BTN LiveBIG: Purdue professors have 'grape' expectations for start-up
With water shortages in California and other western states threatening the viability of wineries there, it was probably just a matter of time before an enterprising team devised a system to better manage grape-growing operations amid those changing conditions.
And indeed, a group recently established VinSense LLC to do exactly that. But what’s surprising is where it’s based — on the campus of Purdue University, right in the middle of corn country.
Why Purdue? The answer begins with David Ebert, Silicon Valley Professor of Electrical and Computer Engineering at the university and co-founder and chief technology officer at VinSense. An expert in integrated, interactive data visualization and analysis, Ebert’s work applies to many fields, including medical applications, public safety, weather and emergency response.
But wine was always a personal interest of his, and after a colleague contacted him about using sensor technology for corn and soybean production, he knew he could apply that same technology to vineyards. Luckily, he’d formed relationships with a number of producers in California already.
“I approached them about their interest in tools to give them more information for planning and crop management, as well as resource management,” he explained.
In March, Ebert partnered with his wife Sue, as well as Purdue enology professor and fellow wine enthusiast Christian Butzke, to figure out how to start the company. They also reached out to another Boilermaker for assistance in mapping vineyards.
“Since moisture throughout the deep-root zone of grape vines and trees directly affects the crop and health of the vine/tree, we contacted Phillip Owens, [a] Purdue soil scientist who has amazing, high-resolution soil-mapping technology, so we could measure and model this information,” he said.
The company developed a product consisting of two integrated software components — precision soil maps and visual analytics tools — to transform massive amounts of data into simple information that can drive crop-management decisions.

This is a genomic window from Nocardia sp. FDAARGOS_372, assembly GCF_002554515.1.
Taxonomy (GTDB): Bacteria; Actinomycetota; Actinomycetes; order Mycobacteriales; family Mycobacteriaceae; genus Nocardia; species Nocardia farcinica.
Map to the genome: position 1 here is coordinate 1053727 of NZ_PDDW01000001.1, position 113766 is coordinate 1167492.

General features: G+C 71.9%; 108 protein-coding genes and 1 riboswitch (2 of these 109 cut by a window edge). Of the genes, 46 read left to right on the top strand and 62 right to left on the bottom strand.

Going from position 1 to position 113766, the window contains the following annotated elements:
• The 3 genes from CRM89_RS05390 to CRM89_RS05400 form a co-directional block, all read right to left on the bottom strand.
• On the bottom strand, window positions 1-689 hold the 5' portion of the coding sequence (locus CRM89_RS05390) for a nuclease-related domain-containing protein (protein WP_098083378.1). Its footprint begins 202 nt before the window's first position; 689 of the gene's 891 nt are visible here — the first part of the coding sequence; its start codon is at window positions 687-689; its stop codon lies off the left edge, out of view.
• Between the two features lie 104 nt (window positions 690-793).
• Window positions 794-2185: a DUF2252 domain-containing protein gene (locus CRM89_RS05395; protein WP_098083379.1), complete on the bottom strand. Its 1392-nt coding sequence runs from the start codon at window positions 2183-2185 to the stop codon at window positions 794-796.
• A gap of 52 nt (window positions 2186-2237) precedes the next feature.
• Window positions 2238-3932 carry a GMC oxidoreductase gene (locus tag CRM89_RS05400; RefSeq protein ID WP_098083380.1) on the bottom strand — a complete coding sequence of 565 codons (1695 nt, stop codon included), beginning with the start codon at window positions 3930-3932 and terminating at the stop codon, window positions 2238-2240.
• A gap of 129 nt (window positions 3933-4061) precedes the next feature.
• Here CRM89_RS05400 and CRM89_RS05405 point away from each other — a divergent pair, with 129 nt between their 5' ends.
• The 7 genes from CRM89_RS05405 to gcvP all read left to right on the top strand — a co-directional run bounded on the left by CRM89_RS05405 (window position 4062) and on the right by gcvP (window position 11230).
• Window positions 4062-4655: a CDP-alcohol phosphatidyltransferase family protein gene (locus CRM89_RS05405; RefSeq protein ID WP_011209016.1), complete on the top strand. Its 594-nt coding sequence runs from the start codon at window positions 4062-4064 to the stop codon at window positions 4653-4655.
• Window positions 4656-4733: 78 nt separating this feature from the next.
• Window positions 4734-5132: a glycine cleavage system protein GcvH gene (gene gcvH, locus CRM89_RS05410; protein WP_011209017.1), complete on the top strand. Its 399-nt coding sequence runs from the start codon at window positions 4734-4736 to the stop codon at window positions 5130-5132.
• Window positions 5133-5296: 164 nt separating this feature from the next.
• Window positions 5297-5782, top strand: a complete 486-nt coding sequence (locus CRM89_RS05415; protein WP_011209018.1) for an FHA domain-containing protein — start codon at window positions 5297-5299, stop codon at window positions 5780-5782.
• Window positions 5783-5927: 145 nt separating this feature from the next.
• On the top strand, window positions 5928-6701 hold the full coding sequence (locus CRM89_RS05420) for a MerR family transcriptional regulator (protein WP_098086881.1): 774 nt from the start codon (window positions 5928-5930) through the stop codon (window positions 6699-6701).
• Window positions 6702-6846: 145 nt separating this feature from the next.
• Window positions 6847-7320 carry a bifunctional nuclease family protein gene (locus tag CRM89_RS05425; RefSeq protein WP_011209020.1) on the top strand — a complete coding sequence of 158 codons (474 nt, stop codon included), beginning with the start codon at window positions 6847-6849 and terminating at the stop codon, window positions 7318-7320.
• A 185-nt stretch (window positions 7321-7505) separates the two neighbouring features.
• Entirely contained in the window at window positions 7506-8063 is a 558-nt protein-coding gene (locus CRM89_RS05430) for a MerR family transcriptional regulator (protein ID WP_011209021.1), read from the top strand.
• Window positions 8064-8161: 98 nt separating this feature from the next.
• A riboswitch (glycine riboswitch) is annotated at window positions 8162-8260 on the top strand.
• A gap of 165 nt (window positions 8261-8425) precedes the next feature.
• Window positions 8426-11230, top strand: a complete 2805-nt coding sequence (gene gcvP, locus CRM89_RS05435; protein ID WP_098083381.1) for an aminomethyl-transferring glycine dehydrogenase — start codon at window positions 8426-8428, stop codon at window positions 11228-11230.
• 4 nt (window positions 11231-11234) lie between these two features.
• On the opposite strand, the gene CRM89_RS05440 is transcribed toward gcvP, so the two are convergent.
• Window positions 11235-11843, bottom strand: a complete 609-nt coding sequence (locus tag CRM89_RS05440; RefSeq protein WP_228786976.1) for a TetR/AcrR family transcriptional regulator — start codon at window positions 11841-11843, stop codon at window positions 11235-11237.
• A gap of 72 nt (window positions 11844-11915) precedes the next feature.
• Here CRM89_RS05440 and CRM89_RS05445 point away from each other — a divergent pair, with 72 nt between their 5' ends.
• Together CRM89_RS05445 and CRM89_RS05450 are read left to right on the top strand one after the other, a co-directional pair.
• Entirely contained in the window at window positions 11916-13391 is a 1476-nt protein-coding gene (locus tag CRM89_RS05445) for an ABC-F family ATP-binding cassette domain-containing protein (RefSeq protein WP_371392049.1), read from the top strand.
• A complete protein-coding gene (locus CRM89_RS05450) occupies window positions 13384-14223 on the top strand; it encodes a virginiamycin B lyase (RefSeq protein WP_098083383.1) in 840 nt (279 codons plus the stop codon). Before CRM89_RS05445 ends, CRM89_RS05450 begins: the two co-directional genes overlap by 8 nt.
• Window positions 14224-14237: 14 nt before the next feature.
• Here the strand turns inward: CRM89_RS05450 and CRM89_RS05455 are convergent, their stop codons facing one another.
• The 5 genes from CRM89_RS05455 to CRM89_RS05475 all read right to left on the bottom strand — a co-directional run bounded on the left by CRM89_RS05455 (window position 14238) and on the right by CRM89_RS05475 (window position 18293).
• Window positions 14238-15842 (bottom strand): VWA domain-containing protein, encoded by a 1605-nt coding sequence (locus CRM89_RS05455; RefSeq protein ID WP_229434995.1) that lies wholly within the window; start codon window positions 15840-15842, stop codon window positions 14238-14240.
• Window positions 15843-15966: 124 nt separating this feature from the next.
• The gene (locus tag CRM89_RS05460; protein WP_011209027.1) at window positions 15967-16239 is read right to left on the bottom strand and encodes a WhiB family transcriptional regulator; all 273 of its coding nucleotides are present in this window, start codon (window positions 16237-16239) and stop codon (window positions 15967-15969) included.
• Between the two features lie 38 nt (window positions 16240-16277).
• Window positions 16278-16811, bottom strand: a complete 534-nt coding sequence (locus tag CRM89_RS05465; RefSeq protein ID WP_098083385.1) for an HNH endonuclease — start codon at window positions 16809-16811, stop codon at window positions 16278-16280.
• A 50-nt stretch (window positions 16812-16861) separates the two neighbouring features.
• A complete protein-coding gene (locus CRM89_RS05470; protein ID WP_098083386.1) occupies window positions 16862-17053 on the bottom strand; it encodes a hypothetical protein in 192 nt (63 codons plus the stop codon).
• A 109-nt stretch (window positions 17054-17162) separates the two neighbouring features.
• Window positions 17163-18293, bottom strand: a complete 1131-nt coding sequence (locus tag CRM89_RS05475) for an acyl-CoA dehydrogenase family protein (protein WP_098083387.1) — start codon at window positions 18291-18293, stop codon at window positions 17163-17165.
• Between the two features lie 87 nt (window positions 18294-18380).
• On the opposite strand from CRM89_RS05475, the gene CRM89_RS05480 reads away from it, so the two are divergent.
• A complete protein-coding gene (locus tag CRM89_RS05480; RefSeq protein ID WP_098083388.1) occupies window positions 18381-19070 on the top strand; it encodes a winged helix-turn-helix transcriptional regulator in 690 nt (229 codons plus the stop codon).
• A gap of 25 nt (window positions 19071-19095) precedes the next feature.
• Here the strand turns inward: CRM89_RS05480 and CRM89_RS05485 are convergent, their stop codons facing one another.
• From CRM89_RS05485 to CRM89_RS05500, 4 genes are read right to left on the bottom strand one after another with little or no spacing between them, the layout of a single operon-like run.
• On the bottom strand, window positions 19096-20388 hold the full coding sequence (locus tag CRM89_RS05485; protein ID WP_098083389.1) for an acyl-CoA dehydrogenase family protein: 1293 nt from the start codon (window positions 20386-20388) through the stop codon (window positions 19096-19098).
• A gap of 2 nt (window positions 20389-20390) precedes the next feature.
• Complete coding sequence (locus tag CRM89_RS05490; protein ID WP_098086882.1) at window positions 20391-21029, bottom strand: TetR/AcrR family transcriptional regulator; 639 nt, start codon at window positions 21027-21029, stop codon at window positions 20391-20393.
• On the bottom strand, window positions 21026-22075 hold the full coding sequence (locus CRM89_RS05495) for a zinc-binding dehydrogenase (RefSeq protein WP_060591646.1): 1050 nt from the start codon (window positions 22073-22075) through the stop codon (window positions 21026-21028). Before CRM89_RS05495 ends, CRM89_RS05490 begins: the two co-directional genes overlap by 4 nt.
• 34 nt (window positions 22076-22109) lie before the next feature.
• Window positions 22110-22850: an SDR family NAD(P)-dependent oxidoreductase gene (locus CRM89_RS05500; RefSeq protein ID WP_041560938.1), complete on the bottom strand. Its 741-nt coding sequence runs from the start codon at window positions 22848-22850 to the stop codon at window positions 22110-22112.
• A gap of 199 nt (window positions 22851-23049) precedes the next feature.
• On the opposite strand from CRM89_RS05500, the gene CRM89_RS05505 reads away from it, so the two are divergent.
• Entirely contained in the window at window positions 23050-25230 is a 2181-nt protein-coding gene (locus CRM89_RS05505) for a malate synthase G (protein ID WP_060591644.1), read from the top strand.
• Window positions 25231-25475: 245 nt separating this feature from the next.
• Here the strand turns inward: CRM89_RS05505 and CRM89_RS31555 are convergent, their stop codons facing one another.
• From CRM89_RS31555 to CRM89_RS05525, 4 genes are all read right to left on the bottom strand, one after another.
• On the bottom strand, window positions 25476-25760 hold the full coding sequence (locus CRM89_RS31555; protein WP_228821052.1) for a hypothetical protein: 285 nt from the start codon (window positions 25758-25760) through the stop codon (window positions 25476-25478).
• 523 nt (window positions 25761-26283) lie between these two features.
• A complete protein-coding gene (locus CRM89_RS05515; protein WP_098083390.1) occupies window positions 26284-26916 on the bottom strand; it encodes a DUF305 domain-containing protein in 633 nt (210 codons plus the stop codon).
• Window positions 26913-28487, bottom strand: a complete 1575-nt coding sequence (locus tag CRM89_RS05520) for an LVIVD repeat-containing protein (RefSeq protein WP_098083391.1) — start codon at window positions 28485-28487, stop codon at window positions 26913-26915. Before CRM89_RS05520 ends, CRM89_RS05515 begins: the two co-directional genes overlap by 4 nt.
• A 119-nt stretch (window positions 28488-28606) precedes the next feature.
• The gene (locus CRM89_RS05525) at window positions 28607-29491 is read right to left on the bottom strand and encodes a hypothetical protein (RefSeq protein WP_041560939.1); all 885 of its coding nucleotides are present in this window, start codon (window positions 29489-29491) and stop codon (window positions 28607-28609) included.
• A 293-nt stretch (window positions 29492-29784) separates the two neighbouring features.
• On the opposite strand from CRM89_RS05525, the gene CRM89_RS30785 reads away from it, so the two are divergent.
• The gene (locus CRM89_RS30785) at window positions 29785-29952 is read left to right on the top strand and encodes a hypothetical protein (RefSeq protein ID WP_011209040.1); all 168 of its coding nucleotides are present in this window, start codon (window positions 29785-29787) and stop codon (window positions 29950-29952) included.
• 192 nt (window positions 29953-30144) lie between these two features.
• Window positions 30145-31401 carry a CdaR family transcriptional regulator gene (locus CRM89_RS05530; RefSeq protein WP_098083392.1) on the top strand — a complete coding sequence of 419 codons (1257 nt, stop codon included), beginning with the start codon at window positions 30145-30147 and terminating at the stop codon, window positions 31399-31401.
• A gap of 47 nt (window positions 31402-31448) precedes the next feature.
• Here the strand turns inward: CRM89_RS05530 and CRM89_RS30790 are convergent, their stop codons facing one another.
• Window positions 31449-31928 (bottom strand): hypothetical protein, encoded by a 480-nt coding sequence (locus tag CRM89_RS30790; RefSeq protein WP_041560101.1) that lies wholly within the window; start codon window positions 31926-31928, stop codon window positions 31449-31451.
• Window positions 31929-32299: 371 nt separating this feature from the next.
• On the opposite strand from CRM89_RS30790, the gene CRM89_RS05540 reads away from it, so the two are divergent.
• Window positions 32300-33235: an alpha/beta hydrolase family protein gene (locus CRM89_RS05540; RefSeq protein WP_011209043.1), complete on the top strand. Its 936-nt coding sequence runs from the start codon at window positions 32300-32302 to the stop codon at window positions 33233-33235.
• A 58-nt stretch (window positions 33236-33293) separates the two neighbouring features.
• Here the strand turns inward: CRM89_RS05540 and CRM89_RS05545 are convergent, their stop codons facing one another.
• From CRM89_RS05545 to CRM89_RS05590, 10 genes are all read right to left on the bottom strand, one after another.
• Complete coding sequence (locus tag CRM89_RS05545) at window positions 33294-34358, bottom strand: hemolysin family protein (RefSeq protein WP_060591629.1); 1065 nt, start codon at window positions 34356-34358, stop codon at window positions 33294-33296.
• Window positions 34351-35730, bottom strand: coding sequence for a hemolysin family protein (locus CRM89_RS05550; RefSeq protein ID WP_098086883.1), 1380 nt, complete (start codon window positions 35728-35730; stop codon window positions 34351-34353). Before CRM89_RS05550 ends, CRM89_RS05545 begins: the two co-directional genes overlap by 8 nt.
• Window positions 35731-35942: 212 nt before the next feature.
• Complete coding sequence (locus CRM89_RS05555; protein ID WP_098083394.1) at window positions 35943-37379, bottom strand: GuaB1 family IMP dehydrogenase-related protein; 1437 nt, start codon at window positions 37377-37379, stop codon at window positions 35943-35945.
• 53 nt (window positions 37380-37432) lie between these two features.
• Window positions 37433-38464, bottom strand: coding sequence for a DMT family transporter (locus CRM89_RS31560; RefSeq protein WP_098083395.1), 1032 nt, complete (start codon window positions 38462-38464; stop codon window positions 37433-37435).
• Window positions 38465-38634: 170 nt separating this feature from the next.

“We incorporate this deep-soil data from the models and from soil sensors with microclimate information, plant models and predictive analysis into intuitive, interactive, visual exploration and analytics tools,” Ebert explained. “These tools provide new, easy-to-use information for the growers and winemakers.”
VinSense is currently working with several producers across California, including two partner vineyards in Napa Valley: Robert Biale Vineyards and Tres Sabores. Ebert recently conducted a workshop in Napa that brought together producers and researchers from across the country to explore how technology can help solve problems facing growers.
One of the most interesting things he has seen during his research is the impact that the highly varied soils in Napa have on the flow of water and nutrients.
“Napa has one of the most complex soils of any valley on the planet, and Sonoma County is also extremely complex. This really shows that coarse, acre-level water management is not sufficient to effectively use water in these areas, and affects the uniformity and quality of the crop,” Ebert said.
And Ebert disclosed other information that may interest his fellow wine enthusiasts.
“My favorite varietal is Zinfandel, followed by Petite Sirah, then Cabernet Franc, Syrah and Cabernet Sauvignon are about equal,” he said.
If VinSense succeeds in saving the California wine industry, he may never have to buy another bottle again.
By Meg Sullivan